Tag Archives: Tais Teng

Featured Author: Tais Teng

Have you picked up our Summer 2018 issue yet?  The cover art alone is worth the price.

After the Tsunami is the fourth digital painting by Tais Teng that has graced the cover of Pulp Literature, the first three being Youth Hostels of the Faery (Summer 2014), Pesky Summer Jobs (Spring 2015) and Dieselpunk Explorers (Winter 2016).  

Not only is Tais Teng a talented and unique artist, he has also written a hundred books for both adults and children.  Readers of Pulp Literature will recall his story ‘Growing up with your Dead Sister’ in Issue 8.  You can find more of his art at taisteng.deviantart.com  and you can read more about him on his website, taisteng.atspace.com.

For a true composite of Tais’ work, enjoy this excerpt from ‘Growing up with your Dead Sister’ from Issue 8, and check out his artwork which graces Pulp Literature Issue 3, Issue 6, and Issue 9.

Growing up with your Dead Sister

by Tais Teng

After the accident, Lyra’s big sister was buried in a closed casket.  

“But I wanted to say goodbye to her!” Lyra wailed.

“It is better that you remember her the way she was,” her mother said.  “Anyway, she wouldn’t hear you. She went on. Hindela is in a better place now.”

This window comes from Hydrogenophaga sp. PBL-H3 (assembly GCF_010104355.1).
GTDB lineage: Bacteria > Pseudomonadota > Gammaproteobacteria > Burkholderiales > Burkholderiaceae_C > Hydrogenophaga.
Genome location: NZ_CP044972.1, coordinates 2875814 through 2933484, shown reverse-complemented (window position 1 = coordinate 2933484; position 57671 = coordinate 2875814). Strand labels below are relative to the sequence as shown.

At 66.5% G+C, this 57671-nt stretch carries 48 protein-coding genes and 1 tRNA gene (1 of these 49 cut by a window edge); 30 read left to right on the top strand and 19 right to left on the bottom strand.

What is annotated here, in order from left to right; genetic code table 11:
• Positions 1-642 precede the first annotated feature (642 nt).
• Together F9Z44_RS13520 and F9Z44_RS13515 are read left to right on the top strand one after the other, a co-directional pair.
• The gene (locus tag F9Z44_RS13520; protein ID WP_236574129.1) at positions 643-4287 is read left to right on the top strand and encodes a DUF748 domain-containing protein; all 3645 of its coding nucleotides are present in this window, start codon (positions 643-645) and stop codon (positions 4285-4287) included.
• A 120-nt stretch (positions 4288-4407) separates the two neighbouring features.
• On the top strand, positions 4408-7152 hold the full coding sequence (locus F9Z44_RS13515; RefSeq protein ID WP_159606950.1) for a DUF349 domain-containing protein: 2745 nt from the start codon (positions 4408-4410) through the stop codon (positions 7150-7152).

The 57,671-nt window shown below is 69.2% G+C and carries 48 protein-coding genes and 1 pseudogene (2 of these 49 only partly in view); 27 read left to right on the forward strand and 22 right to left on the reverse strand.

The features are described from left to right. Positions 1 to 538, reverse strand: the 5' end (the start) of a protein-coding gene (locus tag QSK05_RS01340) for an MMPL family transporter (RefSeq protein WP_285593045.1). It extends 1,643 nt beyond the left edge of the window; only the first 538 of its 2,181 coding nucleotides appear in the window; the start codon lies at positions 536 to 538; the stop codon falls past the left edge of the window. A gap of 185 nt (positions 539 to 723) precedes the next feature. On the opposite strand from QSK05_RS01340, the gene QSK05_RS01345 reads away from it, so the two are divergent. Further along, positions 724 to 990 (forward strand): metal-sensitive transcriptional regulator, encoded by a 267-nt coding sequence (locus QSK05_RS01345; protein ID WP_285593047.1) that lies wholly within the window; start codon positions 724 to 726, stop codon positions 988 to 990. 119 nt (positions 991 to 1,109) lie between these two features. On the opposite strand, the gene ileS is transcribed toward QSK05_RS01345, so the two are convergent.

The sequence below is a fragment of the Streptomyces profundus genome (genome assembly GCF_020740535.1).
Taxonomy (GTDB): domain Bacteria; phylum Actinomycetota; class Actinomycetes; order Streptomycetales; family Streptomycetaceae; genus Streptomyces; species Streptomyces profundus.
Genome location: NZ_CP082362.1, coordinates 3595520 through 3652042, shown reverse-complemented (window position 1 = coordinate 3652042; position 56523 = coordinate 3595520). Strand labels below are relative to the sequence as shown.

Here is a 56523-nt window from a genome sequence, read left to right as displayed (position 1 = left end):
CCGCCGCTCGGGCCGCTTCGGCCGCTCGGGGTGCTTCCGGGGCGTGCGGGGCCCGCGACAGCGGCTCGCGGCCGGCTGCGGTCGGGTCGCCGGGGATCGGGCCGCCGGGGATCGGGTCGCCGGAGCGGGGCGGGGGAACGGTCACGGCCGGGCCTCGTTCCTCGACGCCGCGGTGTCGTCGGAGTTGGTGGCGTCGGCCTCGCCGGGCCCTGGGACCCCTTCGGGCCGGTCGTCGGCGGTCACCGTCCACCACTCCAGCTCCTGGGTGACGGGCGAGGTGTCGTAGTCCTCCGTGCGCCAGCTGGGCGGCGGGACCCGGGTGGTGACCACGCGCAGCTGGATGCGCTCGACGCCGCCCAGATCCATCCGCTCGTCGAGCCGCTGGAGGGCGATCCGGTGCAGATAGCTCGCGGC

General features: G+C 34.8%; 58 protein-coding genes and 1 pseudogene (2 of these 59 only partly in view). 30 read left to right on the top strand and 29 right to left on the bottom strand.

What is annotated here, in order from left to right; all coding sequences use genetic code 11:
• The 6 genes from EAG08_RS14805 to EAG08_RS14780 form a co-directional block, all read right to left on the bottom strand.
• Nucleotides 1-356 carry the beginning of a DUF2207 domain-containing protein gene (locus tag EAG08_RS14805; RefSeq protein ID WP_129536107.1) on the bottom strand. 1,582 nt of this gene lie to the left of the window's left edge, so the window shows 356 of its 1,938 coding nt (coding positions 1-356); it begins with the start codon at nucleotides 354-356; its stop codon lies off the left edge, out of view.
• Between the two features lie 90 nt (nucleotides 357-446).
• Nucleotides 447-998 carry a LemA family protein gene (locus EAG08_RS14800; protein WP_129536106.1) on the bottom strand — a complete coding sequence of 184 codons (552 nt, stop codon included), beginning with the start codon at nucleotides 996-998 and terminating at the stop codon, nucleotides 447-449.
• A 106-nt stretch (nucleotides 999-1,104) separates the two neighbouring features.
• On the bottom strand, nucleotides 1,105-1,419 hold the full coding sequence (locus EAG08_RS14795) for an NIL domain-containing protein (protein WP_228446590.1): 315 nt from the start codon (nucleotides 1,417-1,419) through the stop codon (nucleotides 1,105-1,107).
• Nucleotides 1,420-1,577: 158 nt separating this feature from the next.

Lyra really tried to feel glad for her sister.  A better place? One where you ate strawberry muffins for breakfast and the sun always shone?  

It didn’t work.  She felt betrayed, abandoned.  Hindela had always been her guide, her protector, telling her essential things like “Don’t fondle that toad, or your fingers will drop off!”  Lately Hindela had been kissing boys and giggling a lot. Lyra didn’t see the use, but she was sure she would be kissing boys, too, later. And only Hindela could tell her how such things should be done.

When they sat down for dinner Lyra saw Hindela waiting in her usual place.  She wasn’t ghostly at all and none the worse for wear.

“Mama?” Lyra said.  “Why didn’t you set a place for Hindela?  She needs a plate and her own cup with the blue roses.”

“What do you mean?”

Lyra pointed.  “Hindela is sitting right there!  I bet she is as hungry as I am.” Her sister did indeed look a bit pale, with hollow cheeks.  Dying was hard work, Lyra thought. It must make you simply ravenous.

“You see her?” her mother asked.  

“She is just like my grandmother.”  Lyra’s father nodded. “It sometimes skips a generation.  Give Hindela her plate. Ghosts seldom linger longer than a fortnight.”

Read more of ‘Growing Up with your Dead Sister’ in Pulp Literature Issue 8

Spring is here!

Pulp Literature Issue 6
Pulp Literature Issue 6

Or at least the print proof of our Spring 2015 issue is.  We never get tired of that first glimpse of the book in its ink and paper glory, even if it’s an unbound proof.